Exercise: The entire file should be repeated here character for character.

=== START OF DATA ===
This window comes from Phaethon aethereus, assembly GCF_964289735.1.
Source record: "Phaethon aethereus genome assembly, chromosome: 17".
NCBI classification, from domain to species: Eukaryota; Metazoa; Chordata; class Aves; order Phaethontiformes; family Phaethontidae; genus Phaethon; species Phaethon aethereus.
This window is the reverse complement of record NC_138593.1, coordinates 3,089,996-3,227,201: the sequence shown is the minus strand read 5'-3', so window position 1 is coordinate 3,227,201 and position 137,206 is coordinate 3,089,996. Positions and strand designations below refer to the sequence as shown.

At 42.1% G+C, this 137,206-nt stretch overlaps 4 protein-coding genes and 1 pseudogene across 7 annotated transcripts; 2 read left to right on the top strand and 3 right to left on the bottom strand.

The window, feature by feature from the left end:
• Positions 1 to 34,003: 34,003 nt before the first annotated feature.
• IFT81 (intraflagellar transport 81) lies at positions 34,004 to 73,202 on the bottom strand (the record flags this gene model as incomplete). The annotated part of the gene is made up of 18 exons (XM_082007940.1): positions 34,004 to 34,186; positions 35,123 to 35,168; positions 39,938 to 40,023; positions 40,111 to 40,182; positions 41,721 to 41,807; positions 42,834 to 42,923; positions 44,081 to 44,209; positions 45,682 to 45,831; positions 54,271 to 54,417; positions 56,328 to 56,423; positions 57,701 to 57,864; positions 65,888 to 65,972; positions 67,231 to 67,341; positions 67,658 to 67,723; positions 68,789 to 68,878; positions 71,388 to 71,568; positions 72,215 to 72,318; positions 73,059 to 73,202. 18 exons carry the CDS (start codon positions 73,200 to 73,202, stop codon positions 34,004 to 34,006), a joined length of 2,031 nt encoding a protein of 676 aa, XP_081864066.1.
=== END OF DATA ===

This window comes from Phaethon aethereus, assembly GCF_964289735.1.
Source record: "Phaethon aethereus genome assembly, chromosome: 17".
NCBI classification, from domain to species: Eukaryota; Metazoa; Chordata; class Aves; order Phaethontiformes; family Phaethontidae; genus Phaethon; species Phaethon aethereus.
This window is the reverse complement of record NC_138593.1, coordinates 3,089,996-3,227,201: the sequence shown is the minus strand read 5'-3', so window position 1 is coordinate 3,227,201 and position 137,206 is coordinate 3,089,996. Positions and strand designations below refer to the sequence as shown.

At 42.1% G+C, this 137,206-nt stretch overlaps 4 protein-coding genes and 1 pseudogene across 7 annotated transcripts; 2 read left to right on the top strand and 3 right to left on the bottom strand.

The window, feature by feature from the left end:
• Positions 1 to 34,003: 34,003 nt before the first annotated feature.
• IFT81 (intraflagellar transport 81) lies at positions 34,004 to 73,202 on the bottom strand (the record flags this gene model as incomplete). The annotated part of the gene is made up of 18 exons (XM_082007940.1): positions 34,004 to 34,186; positions 35,123 to 35,168; positions 39,938 to 40,023; positions 40,111 to 40,182; positions 41,721 to 41,807; positions 42,834 to 42,923; positions 44,081 to 44,209; positions 45,682 to 45,831; positions 54,271 to 54,417; positions 56,328 to 56,423; positions 57,701 to 57,864; positions 65,888 to 65,972; positions 67,231 to 67,341; positions 67,658 to 67,723; positions 68,789 to 68,878; positions 71,388 to 71,568; positions 72,215 to 72,318; positions 73,059 to 73,202. 18 exons carry the CDS (start codon positions 73,200 to 73,202, stop codon positions 34,004 to 34,006), a joined length of 2,031 nt encoding a protein of 676 aa, XP_081864066.1.